The anti-papal rebellion of 1231-32 obviously elevated the Thwengs onto a different social plane, as future events would show. In 1245 Robert’s land was seized by the Crown in response to an incident at the royal hall of Windsor, when Robert is said to have attacked Richard de Sarr, a clerk of the Archbishop of York. The circumstances surrounding the alleged assault are unclear, although it could well have been a dispute over the advowson of Kirkleatham or other property. It seems unlikely that the link between de Sarr and the Archbishop of York was coincidental. Also of interest here is the fact that the incident occurred at Windsor, and in particular, in the royal hall. There is no explanation in any of the sources for his presence there but a letter sent to Robert and Imbert de Montferrand from John Mansell in 1261, possibly around August, does shed some light on the situation. In the letter Mansell, Henry’s closest aide, relays the news that Richard earl of Cornwall and King of the Germans wanted a messenger sent to him to inform him about the affairs of state in England. Mansell continues to instruct Robert and Imbert to make arrangements for Johannes de Castello to travel to Germany. Robert seems to have had close ties with Mansell. In a letter patent issued on 29 August 1266 Robert, along with John de Oketon, John de Hesel, and Simon de Stanbrugg, is offered protection as ‘executors of the will of John Mansell, treasurer of York’. The relationship with Mansell seems to have drawn Robert closer to King Henry himself (although conversely it is possible that it was through Henry that Robert and Mansell became close) and a letter patent of 1262 allows ‘Robert de Twenge, the king’s household knight’ to fortify his house at Bergh, county York. There is no evidence extant of any fee being paid to Robert by Henry, but he does appear to be the recipient of a gift of a ‘saddle with reins’ bought for him by Ellis of Rochester on the King’s behalf around April 1262. In addition, Robert and William Heyrun, Sheriff of Northumberland, were awarded 20 marks for expenses incurred on ‘divers (sic) occasions when going on the king’s errands to parts of Scotland’, c.1257. Robert also witnesses Close Roll charters in 1239 and 1248 at Westminster, although the significance of these may be misleading, as they both deal with minor local matters.
Further still, Marmaduke, Robert’s eldest son and heir, and Richard de Thweng, Robert’s second son, both received fees from Henry at the height of the political turmoil of the time. In many ways it is difficult to reconcile the close link between Robert and other Thwengs and Henry. The King was a pious man, and Robert’s anti-papal stance in 1231-32 must have caused some consternation at court, even if the pope was seen as domineering. But seen from Henry’s viewpoint the alliance must have made sense. Henry would have been looking to bolster the number of knights he could rely on should conflict erupt. By this time the Thwengs must have been known on a national basis. The anti-papal riots, Richard’s crusade, and the incident at Windsor, had shown that Robert was not a man to be trifled with. Indeed he may have come across as something of a maverick; someone who could be an invaluable ally or a deadly foe. Certainly such thoughts must have played on Henry’s mind. Having the Thwengs on his side would give the king a powerful ally in the northeast and would deprive Simon de Montfort of the kind of maverick baron that gave him success in 1264.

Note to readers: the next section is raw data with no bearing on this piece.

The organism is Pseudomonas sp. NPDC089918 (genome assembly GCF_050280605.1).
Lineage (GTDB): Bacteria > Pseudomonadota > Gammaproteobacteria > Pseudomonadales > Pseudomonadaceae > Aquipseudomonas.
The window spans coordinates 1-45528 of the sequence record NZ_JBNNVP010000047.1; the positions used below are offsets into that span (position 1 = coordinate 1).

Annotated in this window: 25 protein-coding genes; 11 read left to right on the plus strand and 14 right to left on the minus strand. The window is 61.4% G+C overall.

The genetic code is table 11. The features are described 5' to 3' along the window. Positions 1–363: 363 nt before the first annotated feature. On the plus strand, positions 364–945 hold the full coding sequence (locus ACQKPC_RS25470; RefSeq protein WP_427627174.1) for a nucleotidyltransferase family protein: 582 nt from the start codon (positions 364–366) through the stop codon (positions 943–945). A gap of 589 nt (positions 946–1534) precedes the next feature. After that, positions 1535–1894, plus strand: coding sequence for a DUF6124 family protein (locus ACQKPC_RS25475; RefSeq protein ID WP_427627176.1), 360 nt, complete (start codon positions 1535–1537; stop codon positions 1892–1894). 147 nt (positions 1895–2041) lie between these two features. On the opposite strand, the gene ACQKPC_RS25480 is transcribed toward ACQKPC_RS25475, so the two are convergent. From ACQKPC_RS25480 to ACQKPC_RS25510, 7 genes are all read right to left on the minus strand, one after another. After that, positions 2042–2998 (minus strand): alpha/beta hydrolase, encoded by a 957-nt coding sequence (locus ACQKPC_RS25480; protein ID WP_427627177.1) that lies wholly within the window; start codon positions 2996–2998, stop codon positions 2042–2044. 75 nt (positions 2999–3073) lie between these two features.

The exact date of birth of Marmaduke de Thweng is not known, but by 1260 he is obviously a significant figure. He was granted a fee of 40 marks per annum, whilst his younger brother Richard was the recipient of 20 marks per annum. Presumably this was in return for military service as Cockayne describes Marmaduke as a ‘royal banneret’ - someone who commanded troops in battle under their own standard. The award to Richard is interesting because it was one in a large number of similar grants made around March and April 1261. Henry had regained control of central government in January 1261, and using the Tower of London as a base during these uncertain times, he seemed to be recruiting knights to his cause.